It is grey and overcast today. The weather fits my mood: rain freezing in thin sheets against my clothes as I walk along sidewalks iced and encaustic; wandering from Mont-Royal down St-Hubert, along Rachel and then up St-Denis, to Laurier and then down St-Laurent and back downtown. I am once again in Montréal. Being home, I feel like I am unravelling my integration, remembering that there are indeed different ways to live and love and exist; ways which sometimes seem infinitely easier and familiar than in Norway. Though some of the ways of Norway have infiltrated my life, there is something alluring in this notion of unravelling integration, particularly because it means that for a few moments or days or weeks, I feel a little more free. I do not have to measure every word and every action in my elusive search for belonging. Canada, however,  becomes equally foreign after having now lived six of the past ten years abroad. I lose the politics and references, making Montréal seem as similarly unfamiliar as Oslo. I am not sure if I would refer to this existence as cosmopolitan; as the shared values which constitute a cosmopolitan life between places seem decidedly absent in my everyday. Instead, I feel that I constantly navigate treacherous cultural differences, never quite settling completely, a feeling familiar perhaps to many transnationals. It is better described as a state of being caught perpetually between cultures, for me it is: between the two solitudes of English and French which permeate Montréal and Québec; between the culture of Québec and the rest of Canada; between Canada and the strong British culture of my childhood home; and more recently the otherness of being an expat already rife with the dualities of Canada in Norway.

I suspect that there is a fairly constant feeling of otherness that many Canadians feel though it is also accompanied by an integration and multiculturalism far more effective than Norway. I sometimes wonder whether to be an ‘other’ is simply part of what it means to be Canadian, many of us not quite from here or there, others still displaced by the injustices of colonialism. This feeling of other is amplified living in a nation-state, except now I interact among those who have never known and may never know the extent of this feeling. I suspect that it is this feeling that has spurred me to travel. In ‘A Field Guide to Getting Lost’ Rebecca Solnit describes this phenomenon of second-generation immigrants in America returning to the old world  as being the result of a transplant that did not quite take. I love this idea so very much because it quells my insecurities, suggesting that longing for other places, of never being completely settled is possibly a natural fallout of migration. And perhaps these feelings reside in some of us more strongly than others. Maybe this explains the wanderlust that has welled inside since youth, in part some expression of genetic memory of some far off place. I like the idea of a being a beautiful plant, looking for better, more familiar soil for its tender, thirsty roots.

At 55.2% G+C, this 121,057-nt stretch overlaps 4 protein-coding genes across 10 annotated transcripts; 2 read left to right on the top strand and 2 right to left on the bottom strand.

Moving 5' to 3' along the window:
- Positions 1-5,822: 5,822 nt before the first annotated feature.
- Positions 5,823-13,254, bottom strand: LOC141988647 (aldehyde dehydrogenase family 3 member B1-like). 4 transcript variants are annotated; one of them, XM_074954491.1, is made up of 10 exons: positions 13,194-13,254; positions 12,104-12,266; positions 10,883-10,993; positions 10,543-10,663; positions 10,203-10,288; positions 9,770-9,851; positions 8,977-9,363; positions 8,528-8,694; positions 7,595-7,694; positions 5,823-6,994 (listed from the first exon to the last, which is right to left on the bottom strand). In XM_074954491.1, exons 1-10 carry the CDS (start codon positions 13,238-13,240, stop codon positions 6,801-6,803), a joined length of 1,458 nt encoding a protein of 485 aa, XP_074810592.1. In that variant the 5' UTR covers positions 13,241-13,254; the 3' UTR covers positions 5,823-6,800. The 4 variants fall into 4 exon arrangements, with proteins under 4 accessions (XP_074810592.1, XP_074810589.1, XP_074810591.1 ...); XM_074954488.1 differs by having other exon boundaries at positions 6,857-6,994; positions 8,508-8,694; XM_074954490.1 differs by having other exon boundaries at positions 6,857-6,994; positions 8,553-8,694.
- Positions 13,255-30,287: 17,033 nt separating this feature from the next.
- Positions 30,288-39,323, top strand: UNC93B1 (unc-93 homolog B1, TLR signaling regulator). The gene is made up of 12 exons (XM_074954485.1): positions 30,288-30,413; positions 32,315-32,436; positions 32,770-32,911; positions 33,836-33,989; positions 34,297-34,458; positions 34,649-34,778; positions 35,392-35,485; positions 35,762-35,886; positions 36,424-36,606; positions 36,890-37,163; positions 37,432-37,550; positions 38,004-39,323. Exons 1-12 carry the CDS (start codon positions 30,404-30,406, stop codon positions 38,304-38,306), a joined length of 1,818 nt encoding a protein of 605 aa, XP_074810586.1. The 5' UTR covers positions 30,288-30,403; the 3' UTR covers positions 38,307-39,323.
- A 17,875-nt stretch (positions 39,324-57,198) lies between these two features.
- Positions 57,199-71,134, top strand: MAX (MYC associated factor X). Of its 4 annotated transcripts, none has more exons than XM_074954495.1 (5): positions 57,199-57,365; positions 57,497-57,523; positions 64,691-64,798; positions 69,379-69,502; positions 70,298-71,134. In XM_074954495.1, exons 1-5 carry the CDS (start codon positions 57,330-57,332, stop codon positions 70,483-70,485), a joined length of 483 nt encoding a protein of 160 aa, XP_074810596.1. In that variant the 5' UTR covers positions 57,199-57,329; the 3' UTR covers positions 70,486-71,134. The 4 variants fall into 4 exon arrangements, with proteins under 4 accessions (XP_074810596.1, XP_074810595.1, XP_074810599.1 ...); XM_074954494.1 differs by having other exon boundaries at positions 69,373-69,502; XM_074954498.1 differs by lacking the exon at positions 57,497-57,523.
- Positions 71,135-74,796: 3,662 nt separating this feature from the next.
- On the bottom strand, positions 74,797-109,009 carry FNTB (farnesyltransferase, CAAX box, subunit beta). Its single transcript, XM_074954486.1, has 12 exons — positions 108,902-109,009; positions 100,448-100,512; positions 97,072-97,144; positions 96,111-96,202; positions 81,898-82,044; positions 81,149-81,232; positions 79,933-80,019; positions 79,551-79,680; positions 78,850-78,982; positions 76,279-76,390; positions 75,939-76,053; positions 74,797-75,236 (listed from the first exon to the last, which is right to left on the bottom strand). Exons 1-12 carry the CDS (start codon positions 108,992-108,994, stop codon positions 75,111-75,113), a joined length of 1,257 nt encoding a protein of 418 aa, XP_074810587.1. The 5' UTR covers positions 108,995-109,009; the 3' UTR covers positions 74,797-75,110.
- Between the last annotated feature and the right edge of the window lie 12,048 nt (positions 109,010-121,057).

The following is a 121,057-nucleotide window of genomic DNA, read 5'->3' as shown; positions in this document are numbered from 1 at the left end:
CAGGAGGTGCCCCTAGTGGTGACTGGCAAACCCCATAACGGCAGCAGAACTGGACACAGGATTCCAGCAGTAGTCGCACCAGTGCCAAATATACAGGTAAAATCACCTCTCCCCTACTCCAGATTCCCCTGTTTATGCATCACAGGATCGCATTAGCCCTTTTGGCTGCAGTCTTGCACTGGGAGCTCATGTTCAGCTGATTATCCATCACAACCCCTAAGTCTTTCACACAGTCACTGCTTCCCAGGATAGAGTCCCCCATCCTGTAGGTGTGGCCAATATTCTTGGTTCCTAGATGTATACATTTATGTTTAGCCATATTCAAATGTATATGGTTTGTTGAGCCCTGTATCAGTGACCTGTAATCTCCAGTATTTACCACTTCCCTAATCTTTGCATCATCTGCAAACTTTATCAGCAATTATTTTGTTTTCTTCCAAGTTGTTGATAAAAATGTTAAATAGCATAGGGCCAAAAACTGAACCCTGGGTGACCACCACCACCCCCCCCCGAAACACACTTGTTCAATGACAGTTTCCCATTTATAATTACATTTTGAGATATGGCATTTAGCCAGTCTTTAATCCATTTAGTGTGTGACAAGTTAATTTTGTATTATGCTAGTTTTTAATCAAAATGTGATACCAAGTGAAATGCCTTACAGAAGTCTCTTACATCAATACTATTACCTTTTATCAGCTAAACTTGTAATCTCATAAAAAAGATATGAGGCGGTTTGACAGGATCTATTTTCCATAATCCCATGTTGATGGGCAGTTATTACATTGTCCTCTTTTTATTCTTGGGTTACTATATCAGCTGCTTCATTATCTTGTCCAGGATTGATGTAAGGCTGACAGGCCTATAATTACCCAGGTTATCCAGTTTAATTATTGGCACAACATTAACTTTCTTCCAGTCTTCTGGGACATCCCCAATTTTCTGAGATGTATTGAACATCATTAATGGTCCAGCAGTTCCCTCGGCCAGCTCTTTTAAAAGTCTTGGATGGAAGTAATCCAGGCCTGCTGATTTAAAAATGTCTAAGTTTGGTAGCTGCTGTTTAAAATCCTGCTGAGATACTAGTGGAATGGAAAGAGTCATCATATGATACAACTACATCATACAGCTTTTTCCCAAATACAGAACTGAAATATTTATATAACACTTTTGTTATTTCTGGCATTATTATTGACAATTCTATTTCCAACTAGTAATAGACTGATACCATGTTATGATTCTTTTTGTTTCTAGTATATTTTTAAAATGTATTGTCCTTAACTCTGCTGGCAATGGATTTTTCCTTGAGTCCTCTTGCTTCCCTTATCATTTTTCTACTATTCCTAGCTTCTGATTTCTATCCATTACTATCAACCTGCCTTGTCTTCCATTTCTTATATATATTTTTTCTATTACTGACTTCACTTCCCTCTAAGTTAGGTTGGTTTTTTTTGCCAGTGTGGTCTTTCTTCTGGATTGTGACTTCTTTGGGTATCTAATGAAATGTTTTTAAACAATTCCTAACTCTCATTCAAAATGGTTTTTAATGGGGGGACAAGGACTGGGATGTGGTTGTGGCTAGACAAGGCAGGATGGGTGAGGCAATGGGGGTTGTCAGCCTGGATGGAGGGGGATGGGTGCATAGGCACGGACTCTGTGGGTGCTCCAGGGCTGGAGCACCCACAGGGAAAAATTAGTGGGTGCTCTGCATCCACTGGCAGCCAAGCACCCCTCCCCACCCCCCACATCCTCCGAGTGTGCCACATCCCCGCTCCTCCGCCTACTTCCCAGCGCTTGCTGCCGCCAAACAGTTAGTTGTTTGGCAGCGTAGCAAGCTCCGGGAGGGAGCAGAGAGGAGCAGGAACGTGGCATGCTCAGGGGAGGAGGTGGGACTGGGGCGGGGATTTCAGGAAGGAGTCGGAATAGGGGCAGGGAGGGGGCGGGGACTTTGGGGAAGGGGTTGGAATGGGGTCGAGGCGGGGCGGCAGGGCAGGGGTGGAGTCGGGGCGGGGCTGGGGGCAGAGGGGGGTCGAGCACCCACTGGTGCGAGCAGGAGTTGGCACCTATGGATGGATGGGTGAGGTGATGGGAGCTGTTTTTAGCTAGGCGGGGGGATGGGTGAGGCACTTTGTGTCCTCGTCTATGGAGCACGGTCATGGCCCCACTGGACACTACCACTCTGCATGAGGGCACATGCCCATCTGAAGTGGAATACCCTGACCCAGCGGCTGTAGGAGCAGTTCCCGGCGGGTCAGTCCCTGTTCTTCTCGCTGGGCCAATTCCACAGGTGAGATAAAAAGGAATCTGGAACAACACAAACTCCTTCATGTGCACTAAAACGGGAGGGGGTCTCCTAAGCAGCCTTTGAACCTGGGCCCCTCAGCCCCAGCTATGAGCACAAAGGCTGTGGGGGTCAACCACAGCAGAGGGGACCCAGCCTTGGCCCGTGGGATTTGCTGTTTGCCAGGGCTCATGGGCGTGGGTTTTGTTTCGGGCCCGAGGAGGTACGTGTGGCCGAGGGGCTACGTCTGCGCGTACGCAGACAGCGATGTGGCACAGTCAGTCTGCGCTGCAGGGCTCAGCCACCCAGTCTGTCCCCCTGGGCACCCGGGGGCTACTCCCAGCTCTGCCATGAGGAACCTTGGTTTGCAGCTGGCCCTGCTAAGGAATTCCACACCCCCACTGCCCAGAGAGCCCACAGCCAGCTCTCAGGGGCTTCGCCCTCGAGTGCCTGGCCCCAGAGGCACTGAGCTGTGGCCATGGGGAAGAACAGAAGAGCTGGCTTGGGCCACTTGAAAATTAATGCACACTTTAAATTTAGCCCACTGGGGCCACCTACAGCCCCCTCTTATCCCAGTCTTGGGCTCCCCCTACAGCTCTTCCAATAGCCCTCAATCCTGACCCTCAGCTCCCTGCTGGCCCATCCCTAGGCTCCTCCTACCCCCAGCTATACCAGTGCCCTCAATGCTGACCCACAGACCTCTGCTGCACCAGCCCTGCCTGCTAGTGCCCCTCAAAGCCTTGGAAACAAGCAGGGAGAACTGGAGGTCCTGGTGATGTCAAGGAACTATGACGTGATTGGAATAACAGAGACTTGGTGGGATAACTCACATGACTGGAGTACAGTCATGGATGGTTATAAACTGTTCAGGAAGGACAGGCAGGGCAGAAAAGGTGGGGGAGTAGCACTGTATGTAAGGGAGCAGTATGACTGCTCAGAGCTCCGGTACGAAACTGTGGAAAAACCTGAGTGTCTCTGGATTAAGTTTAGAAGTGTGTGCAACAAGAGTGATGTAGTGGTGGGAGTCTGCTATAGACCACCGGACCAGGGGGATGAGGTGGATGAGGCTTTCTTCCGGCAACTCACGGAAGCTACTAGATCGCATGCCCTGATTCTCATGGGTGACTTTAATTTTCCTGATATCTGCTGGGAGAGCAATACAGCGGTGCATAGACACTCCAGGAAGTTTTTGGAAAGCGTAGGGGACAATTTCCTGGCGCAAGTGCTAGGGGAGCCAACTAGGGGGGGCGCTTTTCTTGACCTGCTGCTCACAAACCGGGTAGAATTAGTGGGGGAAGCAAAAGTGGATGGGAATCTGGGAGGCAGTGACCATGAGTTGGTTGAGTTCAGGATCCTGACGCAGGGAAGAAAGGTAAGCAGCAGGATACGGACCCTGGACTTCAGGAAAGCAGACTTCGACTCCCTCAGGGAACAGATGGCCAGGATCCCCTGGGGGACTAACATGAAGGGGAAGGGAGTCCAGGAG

‘Ghosts of graffiti’ on the Plateau Mont-Royal, Montréal (2016)
‘Ruelles of the Plateau’, Montréal (2016)

Somewhere over the North Sea, on the beginning of my recent journey home, I thought of letters. Those folded sheets of paper covered in handwriting and stuffed into envelopes, sent around the world or maybe just to the other side of the city. I wrote them passionately as a teenager and into my twenties, before email was so accessible, long before social media. At 40, 000 feet, somewhere above Labrador, I started writing one, recalling  how much I still long to receive them myself, thoughtfully scrawled, potentially illegible. I sometimes unlock my mailbox in Oslo irrationally hoping to find a letter from someone I never actually gave my address to. I think the desire has something to do with touch; to know that someone handled these papers, that they held the paper down with their palm, long fingers flat against the table of a café or a library; that a pen was held and dragged across the page, wrist gliding back and forth with each line; that someone’s fingertips might have paused and lingered against lined paper as they looked up and out of the window in reverie or in search of the next words to write. Or perhaps it is a pause of momentary distraction by the conversation of neighbours or by the rustling or papers or a loud noise; maybe just the ping of their phone notification. I think it is also something to do with time; letters reflecting a state when people still took time and care with people and their communication, when relationships were cherished and nourished, not infinitely disposable and replaceable. When words were not so quickly ignored. It is in the darkened cabin of one of these new airplanes where you can charge all the devices which preclude writing by hand, where I jot down the first notes for a letter written with haste; notes which have compelled me to write now on integration and belonging.

‘Strawberries and ice’ on Rue Rachel, Montréal (2016)
‘Librairie Guerin and assorted graffiti’ on Rue St-Denis, Montréal (2016)